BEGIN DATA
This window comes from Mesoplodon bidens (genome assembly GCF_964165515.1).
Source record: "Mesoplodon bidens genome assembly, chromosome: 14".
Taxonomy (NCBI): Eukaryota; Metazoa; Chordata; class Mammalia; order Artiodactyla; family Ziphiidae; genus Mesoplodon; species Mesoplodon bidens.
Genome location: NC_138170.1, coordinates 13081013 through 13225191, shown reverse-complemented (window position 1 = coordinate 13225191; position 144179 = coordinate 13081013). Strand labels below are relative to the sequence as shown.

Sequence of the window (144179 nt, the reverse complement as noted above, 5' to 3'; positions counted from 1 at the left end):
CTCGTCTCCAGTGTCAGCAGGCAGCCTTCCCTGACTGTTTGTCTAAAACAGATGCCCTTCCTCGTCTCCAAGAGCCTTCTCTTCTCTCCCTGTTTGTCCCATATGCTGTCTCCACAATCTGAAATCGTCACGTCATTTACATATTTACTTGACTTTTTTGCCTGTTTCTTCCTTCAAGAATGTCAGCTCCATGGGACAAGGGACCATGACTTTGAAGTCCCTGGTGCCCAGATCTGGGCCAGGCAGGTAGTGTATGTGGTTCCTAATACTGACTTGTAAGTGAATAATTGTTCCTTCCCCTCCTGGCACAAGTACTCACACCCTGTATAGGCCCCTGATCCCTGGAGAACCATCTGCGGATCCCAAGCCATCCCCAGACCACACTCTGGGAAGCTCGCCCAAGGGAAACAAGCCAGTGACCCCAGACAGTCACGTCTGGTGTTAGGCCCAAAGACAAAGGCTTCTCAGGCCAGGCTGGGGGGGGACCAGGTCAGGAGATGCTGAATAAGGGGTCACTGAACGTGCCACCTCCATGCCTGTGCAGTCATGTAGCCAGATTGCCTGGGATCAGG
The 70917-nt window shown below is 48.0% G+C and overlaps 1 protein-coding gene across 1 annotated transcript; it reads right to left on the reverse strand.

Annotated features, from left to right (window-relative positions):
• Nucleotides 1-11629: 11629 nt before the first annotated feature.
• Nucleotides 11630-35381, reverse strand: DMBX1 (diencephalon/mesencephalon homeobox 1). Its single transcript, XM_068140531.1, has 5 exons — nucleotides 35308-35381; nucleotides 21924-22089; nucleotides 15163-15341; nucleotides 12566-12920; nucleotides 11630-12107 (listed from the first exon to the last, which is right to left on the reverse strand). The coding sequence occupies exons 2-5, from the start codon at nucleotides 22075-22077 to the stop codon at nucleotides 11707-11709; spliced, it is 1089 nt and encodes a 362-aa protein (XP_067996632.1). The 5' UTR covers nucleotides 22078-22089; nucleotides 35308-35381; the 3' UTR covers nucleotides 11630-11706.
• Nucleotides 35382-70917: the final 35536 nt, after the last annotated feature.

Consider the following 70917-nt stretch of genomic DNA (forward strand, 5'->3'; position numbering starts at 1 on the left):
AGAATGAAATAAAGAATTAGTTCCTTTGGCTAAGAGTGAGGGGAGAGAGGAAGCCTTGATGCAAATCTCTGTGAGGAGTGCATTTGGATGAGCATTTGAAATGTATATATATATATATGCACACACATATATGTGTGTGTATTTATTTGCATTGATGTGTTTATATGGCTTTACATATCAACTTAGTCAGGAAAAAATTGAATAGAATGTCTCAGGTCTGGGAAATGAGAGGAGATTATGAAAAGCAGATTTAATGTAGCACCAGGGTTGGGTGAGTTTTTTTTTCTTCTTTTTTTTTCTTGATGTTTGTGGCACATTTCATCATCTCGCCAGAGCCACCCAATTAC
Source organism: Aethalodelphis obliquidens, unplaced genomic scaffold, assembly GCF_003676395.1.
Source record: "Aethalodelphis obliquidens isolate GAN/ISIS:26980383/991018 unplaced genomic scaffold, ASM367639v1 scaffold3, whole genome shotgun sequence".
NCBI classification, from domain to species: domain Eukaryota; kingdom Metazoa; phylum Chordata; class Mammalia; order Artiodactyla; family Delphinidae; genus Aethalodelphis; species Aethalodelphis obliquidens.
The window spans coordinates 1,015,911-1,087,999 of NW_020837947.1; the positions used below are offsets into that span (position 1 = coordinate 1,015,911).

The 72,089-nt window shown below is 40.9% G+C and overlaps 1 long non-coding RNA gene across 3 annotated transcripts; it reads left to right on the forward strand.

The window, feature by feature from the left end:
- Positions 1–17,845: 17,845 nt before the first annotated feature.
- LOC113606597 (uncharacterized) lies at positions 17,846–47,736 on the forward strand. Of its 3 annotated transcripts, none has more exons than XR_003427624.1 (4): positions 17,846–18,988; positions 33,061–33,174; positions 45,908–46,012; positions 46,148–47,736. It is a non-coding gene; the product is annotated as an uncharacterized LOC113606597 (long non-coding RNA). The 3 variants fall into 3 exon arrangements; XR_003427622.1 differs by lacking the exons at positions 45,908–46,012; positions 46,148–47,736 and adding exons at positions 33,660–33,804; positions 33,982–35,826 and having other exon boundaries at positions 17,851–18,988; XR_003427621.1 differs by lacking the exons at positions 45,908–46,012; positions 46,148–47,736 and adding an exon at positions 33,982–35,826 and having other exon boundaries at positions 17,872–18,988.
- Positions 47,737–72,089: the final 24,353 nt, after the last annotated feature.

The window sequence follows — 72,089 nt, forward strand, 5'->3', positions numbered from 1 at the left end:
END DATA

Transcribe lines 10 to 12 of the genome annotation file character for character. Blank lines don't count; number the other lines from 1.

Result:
• Nucleotides 11630-35381, reverse strand: DMBX1 (diencephalon/mesencephalon homeobox 1). Its single transcript, XM_068140531.1, has 5 exons — nucleotides 35308-35381; nucleotides 21924-22089; nucleotides 15163-15341; nucleotides 12566-12920; nucleotides 11630-12107 (listed from the first exon to the last, which is right to left on the reverse strand). The coding sequence occupies exons 2-5, from the start codon at nucleotides 22075-22077 to the stop codon at nucleotides 11707-11709; spliced, it is 1089 nt and encodes a 362-aa protein (XP_067996632.1). The 5' UTR covers nucleotides 22078-22089; nucleotides 35308-35381; the 3' UTR covers nucleotides 11630-11706.
• Nucleotides 35382-70917: the final 35536 nt, after the last annotated feature.

Consider the following 70917-nt stretch of genomic DNA (forward strand, 5'->3'; position numbering starts at 1 on the left):